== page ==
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Alias - Collected Remixes

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Artist: Alias

Album: Collected Remixes

Label: Anticon

Review date: Jul. 18, 2007

Alias's so-called goth-hop odyssey The Other Side of the Looking Glass had a few tedious moments, but not nearly as many as he seems to think it did. If it mapped itself out according to a cathartic, self-consciously unselfconscious kind of hip hop that has since fallen out of favor, it remains a deft, thoughtful, enchantingly gloomy debut outing. Nonetheless, he's made himself (or rather, his self) scarcer and scarcer since then, trading his soul-searching syllable-packing for electronic instrumental compositions immediately after Looking Glass and, in the last few years, dealing exclusively remixes and collaborations.

All told, his instinct is right: he's a better producer than he was a rapper, but since when did that stop anyone (see Dr. Dre, see Count Bass D, see in particular RZA)? Even at its most maudlin, self-psychoanalysis still tends to be more interesting than self-abnegation. His post-Looking Glass releases, from the pointedly named Muted, to his dull team-up with para-Björk vocalist Tarsier, have felt frustratingly opaque, restrained and foothold-free. One wants to respect his artistic decisions, of course, but one also wants to hear more from him, to draw him out from the shadows and hear what he has to say. One wants to know what he can do that Dosh or Jel or Telephone Jim Jesus or the newly revivified Dj Mayonnaise can't, or won't.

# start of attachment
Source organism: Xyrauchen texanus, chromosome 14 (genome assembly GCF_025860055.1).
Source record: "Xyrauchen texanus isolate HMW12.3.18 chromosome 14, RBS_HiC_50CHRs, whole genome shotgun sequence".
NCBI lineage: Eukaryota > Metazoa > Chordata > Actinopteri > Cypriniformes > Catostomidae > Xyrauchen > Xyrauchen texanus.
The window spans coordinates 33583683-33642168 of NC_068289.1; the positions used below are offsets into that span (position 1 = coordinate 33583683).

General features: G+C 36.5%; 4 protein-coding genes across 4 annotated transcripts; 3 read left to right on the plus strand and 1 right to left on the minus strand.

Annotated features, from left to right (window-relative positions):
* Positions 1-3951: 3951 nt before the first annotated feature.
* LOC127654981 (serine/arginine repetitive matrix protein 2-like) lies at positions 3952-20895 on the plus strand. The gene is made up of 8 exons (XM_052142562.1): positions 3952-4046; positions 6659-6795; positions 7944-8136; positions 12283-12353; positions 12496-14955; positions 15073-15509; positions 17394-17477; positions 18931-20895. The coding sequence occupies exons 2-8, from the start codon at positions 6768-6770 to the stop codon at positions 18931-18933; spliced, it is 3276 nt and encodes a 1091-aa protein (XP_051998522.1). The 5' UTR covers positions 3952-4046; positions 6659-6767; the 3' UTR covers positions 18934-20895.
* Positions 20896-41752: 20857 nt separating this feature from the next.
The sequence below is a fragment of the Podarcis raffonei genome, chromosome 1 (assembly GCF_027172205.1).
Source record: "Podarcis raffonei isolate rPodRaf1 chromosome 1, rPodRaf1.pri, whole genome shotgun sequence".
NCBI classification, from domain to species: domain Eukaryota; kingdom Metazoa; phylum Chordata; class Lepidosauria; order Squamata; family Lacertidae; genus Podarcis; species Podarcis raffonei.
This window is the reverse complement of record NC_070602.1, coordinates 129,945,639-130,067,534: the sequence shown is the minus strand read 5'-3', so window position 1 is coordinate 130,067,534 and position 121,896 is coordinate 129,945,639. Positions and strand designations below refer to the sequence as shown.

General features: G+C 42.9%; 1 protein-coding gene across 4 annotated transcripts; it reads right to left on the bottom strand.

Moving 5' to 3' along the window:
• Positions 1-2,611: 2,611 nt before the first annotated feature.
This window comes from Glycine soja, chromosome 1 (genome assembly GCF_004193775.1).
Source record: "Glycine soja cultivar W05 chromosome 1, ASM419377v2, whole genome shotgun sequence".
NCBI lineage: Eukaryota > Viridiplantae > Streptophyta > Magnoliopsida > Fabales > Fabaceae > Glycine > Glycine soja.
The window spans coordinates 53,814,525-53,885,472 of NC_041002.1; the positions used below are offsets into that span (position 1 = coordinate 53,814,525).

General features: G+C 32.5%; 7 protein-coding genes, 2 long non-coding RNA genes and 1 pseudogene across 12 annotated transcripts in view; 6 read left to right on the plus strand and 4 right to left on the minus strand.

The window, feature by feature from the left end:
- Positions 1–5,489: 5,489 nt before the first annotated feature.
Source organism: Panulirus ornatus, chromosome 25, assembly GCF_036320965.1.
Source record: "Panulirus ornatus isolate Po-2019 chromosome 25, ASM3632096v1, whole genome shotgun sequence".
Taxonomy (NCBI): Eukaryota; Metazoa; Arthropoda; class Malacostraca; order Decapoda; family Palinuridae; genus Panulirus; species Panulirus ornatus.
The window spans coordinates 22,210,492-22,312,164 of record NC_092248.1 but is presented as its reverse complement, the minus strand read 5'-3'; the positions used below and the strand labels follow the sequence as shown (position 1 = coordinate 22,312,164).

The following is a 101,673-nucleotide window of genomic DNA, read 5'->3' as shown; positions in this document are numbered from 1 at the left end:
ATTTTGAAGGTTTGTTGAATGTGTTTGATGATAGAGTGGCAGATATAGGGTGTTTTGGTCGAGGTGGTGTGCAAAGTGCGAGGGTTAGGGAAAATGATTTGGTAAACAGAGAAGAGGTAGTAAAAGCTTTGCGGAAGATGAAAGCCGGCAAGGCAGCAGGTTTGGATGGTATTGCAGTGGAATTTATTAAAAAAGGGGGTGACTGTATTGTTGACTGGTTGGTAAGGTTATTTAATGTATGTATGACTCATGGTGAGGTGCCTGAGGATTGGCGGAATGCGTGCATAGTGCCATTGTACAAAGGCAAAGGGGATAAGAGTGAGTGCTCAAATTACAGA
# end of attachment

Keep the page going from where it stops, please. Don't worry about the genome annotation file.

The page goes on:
These Collected Remixes, meant to pass the time until a new solo instrumental record, don't do much to lighten that overwrought context. Given the perpetual choice of the remix artist, delicate augmentation or total overhaul, Alias opts always for the former. He does it very well, which is why he does it so often, and here he manages to unite fairly disparate sources into one warmly alien anthology. But he's back to selling himself short, taking the role of stagehand and not even supporting actor. To each song he adds a shuffling, mechanistic breakbeat backbone, underlines a few cut-outs and crescendos, sprinkles in some foresty atmospherics; this manages to give John Vanderslice some edge (thankfully) and Italian slowcore magnates Giardini di Mirò some sprightliness, but rarely does it leave much of a fingerprint on the material at hand.

Such diffidence is of little use in a remixer, altogether less in a producer. This is a portfolio of work that should come from someone newer and less talented; even as a holdover until a new record it manages to elicit more exasperation than anticipation. That's a harsh reading of a consistently enjoyable collection, but it seems only fair for one in which Alias does so well by everyone involved except himself.

By Daniel Levin Becker

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The Other Side of the Looking Glass

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